Parity transformations aren't quite the same as mirror images. The upper part of the diagram shows a mirror image, in which the direction of particle motion is left unchanged, while the spin is reversed. A parity transformation, however, leaves spin untouched while it flips the direction of motion. [Credit: Matthew Francis]

Parity transformations aren’t quite the same as mirror images. The upper part of the diagram shows a mirror image, in which the direction of particle motion is left unchanged, while the spin is reversed. A parity transformation, however, leaves spin untouched while it flips the direction of motion. [Credit: Matthew Francis]

To put it an equivalent way, a parity transformation flips the direction of a particle’s motion relative to the direction of its spin. Most interactions in particle physics aren’t affected by a change in parity: if you shoot one electron at another and measure how they bounce off each other, then reverse the directions in which they move and repeat the procedure, you’ll get the same results.

But the situation changes for some interactions involving the weak force, which is one of the four fundamental forces of nature, along with gravity, electromagnetism, and the strong force. (You can tell which ones were discovered last by the uncreative names they were given.) The electron collision experiment I described above is governed by the electromagnetic force, but the weak force plays a role in other circumstances, such as beta decay. The weak force could almost be called the “weird force”, since it breaks a lot of the rules obeyed by the other three forces—including parity flips.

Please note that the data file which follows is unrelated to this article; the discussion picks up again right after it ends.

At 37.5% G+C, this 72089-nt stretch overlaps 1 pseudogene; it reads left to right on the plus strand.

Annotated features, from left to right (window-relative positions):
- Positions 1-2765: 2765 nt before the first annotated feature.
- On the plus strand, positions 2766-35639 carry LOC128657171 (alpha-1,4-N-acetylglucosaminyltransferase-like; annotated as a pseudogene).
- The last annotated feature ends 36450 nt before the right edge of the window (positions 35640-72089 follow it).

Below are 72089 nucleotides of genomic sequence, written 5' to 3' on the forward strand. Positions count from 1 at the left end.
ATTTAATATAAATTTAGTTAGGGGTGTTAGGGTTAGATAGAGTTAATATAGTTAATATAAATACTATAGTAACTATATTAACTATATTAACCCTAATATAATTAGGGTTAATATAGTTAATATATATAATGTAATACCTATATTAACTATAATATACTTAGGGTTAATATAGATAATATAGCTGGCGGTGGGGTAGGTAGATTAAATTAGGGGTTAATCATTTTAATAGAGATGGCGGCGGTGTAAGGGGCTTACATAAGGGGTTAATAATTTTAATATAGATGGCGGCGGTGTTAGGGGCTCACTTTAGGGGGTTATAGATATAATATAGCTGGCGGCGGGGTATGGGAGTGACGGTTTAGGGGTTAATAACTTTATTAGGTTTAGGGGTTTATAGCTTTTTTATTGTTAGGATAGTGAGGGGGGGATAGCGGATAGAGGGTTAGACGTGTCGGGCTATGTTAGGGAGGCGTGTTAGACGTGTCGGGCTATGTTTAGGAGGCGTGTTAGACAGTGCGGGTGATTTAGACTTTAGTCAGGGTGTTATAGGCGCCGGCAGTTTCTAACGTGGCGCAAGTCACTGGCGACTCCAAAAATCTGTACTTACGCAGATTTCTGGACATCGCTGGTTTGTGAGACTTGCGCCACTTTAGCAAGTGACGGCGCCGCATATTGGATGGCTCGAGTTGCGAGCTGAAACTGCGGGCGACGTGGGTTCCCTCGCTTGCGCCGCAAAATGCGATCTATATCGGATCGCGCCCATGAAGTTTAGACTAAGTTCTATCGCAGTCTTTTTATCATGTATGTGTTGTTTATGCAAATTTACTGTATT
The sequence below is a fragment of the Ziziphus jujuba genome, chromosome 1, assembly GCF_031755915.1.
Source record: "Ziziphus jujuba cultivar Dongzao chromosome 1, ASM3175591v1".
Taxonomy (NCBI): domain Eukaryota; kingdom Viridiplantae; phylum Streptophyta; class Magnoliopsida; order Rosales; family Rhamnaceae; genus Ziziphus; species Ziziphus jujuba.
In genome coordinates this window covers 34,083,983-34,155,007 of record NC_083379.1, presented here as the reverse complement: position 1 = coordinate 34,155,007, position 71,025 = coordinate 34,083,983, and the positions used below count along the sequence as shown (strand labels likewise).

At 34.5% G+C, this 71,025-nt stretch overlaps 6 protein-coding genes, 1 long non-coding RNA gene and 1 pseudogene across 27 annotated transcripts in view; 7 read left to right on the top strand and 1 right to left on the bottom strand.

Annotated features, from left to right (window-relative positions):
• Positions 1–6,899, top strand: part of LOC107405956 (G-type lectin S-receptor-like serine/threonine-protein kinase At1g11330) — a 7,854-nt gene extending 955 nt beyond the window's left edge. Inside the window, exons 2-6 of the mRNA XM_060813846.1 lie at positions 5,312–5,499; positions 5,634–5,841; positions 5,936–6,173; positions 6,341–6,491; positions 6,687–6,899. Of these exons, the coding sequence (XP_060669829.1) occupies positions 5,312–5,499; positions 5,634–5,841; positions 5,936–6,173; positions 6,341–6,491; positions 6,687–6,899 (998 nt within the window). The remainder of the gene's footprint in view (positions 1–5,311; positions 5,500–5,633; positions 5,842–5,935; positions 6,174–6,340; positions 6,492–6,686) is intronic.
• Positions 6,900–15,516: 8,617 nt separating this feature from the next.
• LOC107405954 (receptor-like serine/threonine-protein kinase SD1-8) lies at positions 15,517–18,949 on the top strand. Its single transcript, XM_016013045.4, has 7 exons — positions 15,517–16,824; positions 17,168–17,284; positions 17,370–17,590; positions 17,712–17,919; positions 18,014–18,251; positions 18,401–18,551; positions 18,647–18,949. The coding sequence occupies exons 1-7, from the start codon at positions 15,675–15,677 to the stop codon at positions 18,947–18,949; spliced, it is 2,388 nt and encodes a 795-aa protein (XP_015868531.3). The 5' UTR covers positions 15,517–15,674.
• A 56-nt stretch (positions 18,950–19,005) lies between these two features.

Wu realized she could test this idea in the lab after discussions with her colleagues Tsung-Dao Lee and Chen-Ning Yang, who laid the theoretical groundwork for understanding the weak force. She recruited Henry Boorse, Mark Zemansky, and Ernest Ambler, who were skilled at experiments at very low temperatures. It’s a great illustration of the collaborative nature of science: Lee and Yang provided theoretical knowledge, but needed Wu to design and perform the experiment; Wu in her turn brought in experts in low-temperature physics to provide expertise in an area unfamiliar to her. (On a more sour note, Lee and Yang won the Nobel Prize for the discovery of parity violation, but Wu and her fellow lab workers were passed over.)

Wu chose an isotope of cobalt which doesn’t occur in nature: cobalt-60 (often written 60Co), obtained by bombarding naturally-occurring cobalt atoms with neutrons. Cobalt-60 is unstable and radioactive, changing into nickel via beta decay, emitting electrons and gamma rays. However, a nucleus of 60Co also has a strong affinity to magnetic fields thanks to a relatively large spin. For that reason, Wu placed a thin layer of 60Co atoms in a strong magnetic field at 1.2° above absolute zero to minimize random fluctuations that occur at higher temperatures. With this setup, the atoms were aligned by the magnetic field; Wu then observed the direction in which both electrons and gamma rays flew out as the cobalt decayed.